When we mark f as [[nodiscard]], we’re essentially telling the compiler that its return value is significant, and we don’t want it to be accidentally discarded. We’re helping the compiler help us catch real bugs:

puts("hello world");  // OK to discard this return value
f();                  // but not OK to discard this one

We leave open the possibility that a programmer might intentionally ignore f’s return value:

(void)f();  // OK: not accidentally discarded, but intentionally ignored

The syntax (void)f() isn’t just a hack that happens to work. (C++ is full of those, but this isn’t one.) No, “cast to void” is a specific pattern that is intentionally built into the front-ends of all major C and C++ compilers. It is the recognized idiom for “I intend to ignore this expression’s result, even though you might think that’s unwise.”

Another such pattern, built into all major compilers’ front-ends, is “double the parentheses to indicate unconventional operator usage”: if (x = y) is diagnosed but if ((x = y)) is not. This meaning of doubled parentheses isn’t natural; it’s conventional. I’ve previously called these conventions suppression mechanisms.

If the programmer types something unusual that is not that specific suppression mechanism, such as:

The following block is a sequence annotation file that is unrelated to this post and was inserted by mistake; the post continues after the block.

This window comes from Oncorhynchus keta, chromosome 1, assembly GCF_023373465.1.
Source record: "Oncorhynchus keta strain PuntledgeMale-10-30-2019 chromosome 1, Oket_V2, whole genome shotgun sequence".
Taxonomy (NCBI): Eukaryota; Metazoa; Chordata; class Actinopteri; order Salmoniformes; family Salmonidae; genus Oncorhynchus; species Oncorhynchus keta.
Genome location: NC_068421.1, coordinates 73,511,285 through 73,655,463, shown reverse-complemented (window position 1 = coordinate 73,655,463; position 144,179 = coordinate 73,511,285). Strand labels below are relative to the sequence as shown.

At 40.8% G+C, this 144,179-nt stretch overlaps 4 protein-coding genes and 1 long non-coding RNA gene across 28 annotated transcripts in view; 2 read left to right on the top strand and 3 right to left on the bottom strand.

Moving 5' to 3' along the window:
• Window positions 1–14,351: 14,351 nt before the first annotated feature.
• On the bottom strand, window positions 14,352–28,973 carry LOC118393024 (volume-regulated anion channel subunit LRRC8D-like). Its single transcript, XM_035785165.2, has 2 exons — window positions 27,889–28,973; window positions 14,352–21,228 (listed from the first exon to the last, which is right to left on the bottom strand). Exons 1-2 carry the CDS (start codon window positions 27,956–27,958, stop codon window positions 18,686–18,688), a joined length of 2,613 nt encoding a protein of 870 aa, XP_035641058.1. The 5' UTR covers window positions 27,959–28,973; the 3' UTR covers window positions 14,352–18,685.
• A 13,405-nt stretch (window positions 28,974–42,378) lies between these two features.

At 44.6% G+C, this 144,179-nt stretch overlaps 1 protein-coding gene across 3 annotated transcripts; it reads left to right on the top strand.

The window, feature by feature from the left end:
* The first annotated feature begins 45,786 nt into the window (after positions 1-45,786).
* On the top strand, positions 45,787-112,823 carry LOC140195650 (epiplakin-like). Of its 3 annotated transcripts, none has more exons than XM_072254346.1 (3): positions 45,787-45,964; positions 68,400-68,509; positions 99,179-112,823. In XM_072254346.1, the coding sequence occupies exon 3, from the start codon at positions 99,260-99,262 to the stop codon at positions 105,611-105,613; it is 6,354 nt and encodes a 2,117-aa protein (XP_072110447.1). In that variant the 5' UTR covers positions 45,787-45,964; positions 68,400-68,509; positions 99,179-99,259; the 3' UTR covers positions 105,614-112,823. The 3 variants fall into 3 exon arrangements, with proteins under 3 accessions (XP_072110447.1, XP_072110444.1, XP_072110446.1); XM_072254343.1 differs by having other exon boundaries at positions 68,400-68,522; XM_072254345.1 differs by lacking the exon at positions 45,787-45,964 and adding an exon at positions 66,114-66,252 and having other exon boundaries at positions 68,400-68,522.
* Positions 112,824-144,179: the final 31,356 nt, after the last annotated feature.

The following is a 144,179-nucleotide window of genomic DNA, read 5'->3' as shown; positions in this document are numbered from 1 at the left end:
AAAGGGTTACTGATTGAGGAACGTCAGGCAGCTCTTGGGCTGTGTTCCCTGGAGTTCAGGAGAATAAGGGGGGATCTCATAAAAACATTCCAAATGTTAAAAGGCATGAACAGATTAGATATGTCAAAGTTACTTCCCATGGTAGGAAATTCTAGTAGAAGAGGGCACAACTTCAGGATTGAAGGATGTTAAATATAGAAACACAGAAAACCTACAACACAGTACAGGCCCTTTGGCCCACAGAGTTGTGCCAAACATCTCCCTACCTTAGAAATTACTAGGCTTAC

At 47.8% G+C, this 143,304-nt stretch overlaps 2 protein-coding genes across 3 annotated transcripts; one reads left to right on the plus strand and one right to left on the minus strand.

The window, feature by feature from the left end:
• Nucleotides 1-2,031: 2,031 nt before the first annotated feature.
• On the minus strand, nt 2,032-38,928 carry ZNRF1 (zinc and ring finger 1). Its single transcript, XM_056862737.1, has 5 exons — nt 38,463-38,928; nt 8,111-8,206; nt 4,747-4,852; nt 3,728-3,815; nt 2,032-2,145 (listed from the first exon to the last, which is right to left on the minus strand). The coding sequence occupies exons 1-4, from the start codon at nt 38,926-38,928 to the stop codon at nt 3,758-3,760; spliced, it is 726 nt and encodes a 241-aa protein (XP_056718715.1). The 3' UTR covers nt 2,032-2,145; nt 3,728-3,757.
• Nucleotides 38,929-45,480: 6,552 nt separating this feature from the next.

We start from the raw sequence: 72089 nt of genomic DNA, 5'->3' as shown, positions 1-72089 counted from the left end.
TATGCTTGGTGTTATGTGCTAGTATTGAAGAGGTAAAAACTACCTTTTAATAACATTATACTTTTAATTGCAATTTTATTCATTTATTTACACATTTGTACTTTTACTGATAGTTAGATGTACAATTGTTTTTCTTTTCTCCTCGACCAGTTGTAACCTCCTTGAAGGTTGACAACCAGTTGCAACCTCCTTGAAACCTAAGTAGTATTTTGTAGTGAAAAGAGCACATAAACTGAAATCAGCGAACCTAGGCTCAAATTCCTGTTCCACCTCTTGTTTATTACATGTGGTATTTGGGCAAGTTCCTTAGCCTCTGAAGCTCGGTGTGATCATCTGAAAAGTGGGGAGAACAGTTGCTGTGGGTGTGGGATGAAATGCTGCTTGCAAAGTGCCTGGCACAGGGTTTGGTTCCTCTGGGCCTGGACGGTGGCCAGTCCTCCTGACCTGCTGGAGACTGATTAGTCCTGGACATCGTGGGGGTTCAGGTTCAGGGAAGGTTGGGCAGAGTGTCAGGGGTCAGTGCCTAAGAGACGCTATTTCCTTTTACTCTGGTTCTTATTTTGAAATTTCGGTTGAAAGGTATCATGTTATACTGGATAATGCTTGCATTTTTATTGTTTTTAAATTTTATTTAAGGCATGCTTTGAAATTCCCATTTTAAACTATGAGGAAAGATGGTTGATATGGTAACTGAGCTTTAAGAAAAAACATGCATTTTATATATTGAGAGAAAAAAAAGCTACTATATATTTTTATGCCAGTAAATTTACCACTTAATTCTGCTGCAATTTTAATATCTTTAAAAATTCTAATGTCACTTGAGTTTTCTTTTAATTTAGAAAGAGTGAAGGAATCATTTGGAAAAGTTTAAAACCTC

f(), void();

then it’s plausible that the programmer intended to use the result; the compiler might reasonably produce a warning if it can prove that the result is going unused. Whether the compiler produces such a warning is a QoI issue. On the other hand, if the programmer types something that seems intended to mark the result as used — such as putting the result into a variable…

globalVariable = f(); // probably shouldn't warn

…you probably agree that the compiler shouldn’t warn. But what if the global variable were std::ignore — would that change your mind? Should the compiler warn in that case? Still, no. The job of compiler warnings is to prevent mistakes, not to prevent intentional effects; and assigning to std::ignore is about as intentional as you can get.

Assigning to std::ignore is unmistakably intentional; but you still shouldn’t do it. See the next section.